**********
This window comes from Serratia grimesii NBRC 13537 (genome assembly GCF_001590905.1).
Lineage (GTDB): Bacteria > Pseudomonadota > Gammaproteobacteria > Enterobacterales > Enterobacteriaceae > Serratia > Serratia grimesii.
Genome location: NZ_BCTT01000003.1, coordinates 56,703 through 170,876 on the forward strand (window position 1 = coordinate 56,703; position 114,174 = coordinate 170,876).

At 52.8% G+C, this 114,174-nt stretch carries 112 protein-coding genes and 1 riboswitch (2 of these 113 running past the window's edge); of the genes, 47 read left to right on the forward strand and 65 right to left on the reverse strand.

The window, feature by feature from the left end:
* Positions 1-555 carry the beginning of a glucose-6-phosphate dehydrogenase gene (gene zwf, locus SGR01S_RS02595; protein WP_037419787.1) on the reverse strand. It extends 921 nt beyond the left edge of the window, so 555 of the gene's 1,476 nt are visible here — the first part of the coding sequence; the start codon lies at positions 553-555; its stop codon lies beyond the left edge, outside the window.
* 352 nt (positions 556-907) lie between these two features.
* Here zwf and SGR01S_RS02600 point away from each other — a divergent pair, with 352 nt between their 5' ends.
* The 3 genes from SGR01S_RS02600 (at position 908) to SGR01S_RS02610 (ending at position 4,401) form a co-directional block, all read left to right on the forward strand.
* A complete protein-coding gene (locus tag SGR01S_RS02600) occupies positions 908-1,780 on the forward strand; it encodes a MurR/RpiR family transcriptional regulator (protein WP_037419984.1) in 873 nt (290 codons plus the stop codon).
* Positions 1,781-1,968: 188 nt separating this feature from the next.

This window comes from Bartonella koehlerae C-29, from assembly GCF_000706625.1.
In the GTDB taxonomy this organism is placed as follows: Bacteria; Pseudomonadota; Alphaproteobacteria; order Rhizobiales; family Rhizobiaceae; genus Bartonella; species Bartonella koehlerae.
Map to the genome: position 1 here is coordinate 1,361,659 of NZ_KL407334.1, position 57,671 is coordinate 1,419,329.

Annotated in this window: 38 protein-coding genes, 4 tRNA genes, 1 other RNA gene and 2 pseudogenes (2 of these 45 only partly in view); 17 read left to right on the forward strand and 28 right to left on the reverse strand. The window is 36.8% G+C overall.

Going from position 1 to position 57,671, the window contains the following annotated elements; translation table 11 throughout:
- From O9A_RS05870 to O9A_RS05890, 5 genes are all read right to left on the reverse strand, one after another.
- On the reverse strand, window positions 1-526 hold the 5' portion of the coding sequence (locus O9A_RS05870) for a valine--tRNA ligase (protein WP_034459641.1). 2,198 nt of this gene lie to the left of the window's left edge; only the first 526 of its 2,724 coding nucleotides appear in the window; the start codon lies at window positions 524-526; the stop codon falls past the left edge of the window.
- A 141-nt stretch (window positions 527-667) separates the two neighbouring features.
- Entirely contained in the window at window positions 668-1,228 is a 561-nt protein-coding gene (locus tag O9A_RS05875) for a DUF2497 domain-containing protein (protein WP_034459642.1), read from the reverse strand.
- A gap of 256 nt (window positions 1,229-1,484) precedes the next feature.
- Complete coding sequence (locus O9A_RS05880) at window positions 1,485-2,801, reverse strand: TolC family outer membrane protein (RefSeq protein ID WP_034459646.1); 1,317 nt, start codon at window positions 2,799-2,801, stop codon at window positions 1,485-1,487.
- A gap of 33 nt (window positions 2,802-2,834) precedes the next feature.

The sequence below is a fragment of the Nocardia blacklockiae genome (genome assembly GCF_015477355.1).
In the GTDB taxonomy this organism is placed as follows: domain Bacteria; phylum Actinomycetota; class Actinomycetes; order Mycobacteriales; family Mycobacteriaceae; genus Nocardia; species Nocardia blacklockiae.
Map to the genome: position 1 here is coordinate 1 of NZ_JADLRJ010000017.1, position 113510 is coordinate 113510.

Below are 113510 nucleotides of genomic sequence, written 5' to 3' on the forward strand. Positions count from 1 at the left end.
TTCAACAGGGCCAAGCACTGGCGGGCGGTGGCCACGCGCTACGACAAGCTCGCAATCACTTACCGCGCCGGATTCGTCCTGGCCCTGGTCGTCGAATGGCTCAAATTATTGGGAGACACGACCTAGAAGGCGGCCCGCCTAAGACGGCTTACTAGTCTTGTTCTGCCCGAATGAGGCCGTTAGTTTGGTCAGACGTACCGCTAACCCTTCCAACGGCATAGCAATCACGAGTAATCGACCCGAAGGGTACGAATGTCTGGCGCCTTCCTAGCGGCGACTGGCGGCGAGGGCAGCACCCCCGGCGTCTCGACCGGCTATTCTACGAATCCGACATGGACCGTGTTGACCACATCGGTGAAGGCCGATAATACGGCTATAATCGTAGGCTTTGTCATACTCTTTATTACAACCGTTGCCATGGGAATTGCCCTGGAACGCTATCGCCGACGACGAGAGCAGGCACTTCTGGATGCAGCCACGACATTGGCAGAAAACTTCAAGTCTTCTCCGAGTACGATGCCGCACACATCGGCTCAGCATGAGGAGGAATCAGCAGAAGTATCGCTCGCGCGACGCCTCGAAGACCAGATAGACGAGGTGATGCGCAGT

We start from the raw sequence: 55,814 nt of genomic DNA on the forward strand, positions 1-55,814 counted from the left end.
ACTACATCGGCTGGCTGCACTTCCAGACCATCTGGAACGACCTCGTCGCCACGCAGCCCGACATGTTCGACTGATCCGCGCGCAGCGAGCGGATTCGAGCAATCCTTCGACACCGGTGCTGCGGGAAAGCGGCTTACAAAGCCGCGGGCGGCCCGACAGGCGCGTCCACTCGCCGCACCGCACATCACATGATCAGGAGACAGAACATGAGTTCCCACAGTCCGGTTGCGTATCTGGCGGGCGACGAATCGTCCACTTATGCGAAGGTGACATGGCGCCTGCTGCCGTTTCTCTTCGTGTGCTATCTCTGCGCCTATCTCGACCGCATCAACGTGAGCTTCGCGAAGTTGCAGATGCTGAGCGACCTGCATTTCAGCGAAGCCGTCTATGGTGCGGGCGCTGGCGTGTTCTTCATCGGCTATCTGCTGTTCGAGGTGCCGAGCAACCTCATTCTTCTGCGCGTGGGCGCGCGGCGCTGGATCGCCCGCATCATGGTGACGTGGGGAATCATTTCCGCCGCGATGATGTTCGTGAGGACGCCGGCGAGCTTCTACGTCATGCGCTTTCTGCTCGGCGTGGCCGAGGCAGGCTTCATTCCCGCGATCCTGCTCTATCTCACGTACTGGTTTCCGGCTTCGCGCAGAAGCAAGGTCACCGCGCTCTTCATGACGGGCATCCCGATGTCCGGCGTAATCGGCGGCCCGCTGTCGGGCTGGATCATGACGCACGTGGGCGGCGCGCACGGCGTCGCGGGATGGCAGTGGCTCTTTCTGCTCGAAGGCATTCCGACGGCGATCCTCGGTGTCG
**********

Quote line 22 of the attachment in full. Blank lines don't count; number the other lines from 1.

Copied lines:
- Complete coding sequence (locus O9A_RS05880) at window positions 1,485-2,801, reverse strand: TolC family outer membrane protein (RefSeq protein ID WP_034459646.1); 1,317 nt, start codon at window positions 2,799-2,801, stop codon at window positions 1,485-1,487.